The RS422S is a fast Async bi-directional RS232 to RS422 interface converter that will operate at data rates up to 115.2Kbps. The unit has jumpers termination, RS232 DTE/DCE selection and, TTL/CMOS operation. The unit has two RJ11/12 connectors an a pin header for power, common TTL/CMOS TX data and RX data.

Discover Circuits - Opto-Isolator Coupler Circuits
RS232 to RS232 Port Powered Optical Isolator: Brochure with schematic in PDF format / (added 7/02). RS232C Circuit has Galvanic Isolation:

delabs

Wednesday, January 18, 2017

Room Temperature Monitor and Alarm

I am required to design an electronic system that monitors the temperature between(22-24 degrees Celsius). Given are power supply, Analogue subsystems and digital subsystems. the accuracy of the digital control circuit is limited by the accuracy of the temperature sensors. A green LED is lit to indicate correct temp range.

Room Temperature Monitor and Alarm

A red LED indicates out of range temperature and in sustained events( where this indicates out of range temp which is counted, displayed and timed) a large LED is lit. In a event where the sustained event exceeds 6 days an alarm is sounded to indicate a possibility of a system failure.

Now I need help on how to come up with the correct circuit diagrams which can work , how to simulate and to get the project done, please help, even direct me to books on the project or other sites please...

Mail from AM South Africa

First acquire the room temperature as an analog value. This requires a sensor for the range you indicated a Semiconductor sensor like LM335 will do fine.

Use the ideas on this page - Circuit Design Service and Projects 

Now monitor and generate Logic outputs for temperatures out of range using a Window Comparator. Then for the timed events you need a Timer circuit. And a Logic to set off the Alarm or Annunciator.

All this can also be done by a PIC circuit if you can write some code. I have given some pages to see, study them, that will be sufficient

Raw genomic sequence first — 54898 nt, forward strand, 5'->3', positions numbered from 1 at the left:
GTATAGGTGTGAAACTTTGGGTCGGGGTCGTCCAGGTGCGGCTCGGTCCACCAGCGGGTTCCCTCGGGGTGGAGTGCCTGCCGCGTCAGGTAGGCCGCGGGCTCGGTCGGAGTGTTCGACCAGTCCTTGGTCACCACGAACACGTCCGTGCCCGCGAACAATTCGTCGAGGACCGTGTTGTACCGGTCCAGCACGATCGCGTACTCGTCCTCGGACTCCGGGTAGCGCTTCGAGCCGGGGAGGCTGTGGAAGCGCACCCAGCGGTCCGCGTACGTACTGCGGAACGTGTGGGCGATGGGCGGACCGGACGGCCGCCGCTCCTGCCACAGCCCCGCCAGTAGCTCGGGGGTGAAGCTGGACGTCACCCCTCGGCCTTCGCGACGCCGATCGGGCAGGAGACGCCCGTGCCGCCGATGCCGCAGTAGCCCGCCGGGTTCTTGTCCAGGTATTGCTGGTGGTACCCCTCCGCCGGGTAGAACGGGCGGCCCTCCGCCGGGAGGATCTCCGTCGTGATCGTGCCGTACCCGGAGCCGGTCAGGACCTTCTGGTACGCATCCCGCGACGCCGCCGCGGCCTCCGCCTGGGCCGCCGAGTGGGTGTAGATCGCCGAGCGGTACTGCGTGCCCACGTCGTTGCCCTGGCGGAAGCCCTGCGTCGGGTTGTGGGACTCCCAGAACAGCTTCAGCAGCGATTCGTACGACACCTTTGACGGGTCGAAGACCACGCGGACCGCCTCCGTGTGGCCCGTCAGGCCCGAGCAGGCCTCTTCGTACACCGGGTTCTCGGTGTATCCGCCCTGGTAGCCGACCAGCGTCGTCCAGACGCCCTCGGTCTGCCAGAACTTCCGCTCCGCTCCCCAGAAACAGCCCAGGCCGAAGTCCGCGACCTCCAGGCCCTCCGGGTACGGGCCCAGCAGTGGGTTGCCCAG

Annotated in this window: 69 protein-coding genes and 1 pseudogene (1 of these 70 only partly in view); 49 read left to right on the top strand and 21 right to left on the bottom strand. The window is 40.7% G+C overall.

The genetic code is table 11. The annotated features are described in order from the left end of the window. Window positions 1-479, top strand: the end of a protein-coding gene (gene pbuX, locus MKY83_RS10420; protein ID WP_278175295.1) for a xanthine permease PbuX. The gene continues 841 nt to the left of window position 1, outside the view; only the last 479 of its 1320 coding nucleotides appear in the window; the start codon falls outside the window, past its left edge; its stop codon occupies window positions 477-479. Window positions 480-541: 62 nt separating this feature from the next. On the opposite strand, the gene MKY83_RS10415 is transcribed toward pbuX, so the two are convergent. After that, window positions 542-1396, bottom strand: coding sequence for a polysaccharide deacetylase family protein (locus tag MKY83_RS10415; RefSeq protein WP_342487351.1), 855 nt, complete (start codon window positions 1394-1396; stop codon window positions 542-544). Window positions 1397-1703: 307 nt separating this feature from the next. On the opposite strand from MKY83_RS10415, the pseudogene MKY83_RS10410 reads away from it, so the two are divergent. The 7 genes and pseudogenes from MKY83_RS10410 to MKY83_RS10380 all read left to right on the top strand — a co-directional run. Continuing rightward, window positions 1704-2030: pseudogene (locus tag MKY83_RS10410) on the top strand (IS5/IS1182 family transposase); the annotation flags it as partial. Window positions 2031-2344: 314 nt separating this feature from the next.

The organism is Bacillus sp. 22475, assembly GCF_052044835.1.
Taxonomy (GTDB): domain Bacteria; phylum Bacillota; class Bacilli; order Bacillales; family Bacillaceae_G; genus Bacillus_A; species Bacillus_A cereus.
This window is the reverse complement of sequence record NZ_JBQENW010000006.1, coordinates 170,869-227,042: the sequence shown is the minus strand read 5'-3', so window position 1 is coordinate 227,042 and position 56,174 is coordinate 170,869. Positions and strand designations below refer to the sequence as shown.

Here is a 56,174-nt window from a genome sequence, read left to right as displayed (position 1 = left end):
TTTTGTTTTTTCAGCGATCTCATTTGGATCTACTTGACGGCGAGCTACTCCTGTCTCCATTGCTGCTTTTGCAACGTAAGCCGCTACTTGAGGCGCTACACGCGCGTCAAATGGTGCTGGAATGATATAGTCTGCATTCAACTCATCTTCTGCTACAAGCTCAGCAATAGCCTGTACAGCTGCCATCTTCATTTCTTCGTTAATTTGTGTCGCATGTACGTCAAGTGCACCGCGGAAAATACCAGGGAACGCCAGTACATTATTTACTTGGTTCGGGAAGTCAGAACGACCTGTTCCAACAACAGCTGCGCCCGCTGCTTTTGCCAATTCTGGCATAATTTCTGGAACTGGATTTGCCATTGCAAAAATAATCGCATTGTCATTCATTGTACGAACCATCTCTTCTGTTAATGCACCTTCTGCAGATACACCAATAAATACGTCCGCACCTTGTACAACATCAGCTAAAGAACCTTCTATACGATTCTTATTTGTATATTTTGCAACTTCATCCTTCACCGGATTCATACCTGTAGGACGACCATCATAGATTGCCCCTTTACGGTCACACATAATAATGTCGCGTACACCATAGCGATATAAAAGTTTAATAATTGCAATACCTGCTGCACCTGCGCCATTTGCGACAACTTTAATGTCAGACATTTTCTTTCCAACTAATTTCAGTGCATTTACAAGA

delabs

Tuesday, January 17, 2017

RTD and Connections - Mini 3W 4-20mA transmiter

I´ve been looking at the mini-three wire 4-20mA transmitter and it is everything I need to try a new way of measuring the temperature. It is great but there are a few questions about it I hope you can answer them:

- What is the meaning of RYIN and RXIN?

- You say that it is a three wire circuit but I can only seen two points of connection for the PT100. Is it because the signal conditioner of the three wire PT100 isn´t drawing?

- The OUTPUT connector is where I can find the 4-20 mA?

I hope there is no problem to answer these quetions to me, I would be really pleased if you can do it and I´d appreciate it.

Many thanks and hope to hear soon from you.

Mail from AD - Spain


All the transmitter circuits can be seen here. Industrial Process Control Circuits

RTD and Connections - Mini 3W 4-20mA transmiter

As this circuit was popular i have made a separate page for it. Mini RTD Pt-100 Three Wire Transmitter

A ex-customer of mine, (ex because i don't manufacture now.) wanted a low cost transmitter, so i made this.

What is the meaning of RYIN and RXIN? - Connect it to any two wire RTD

For RTD read more RTD Omega - RTD Intro

You say that it is a three wire circuit ....

+V .... -V .....OUTPUT ...... on the left are the three wires.
+V and -V is the Supply. OUTPUT is a Current Sink Directly Proportional to Temperature on RTD.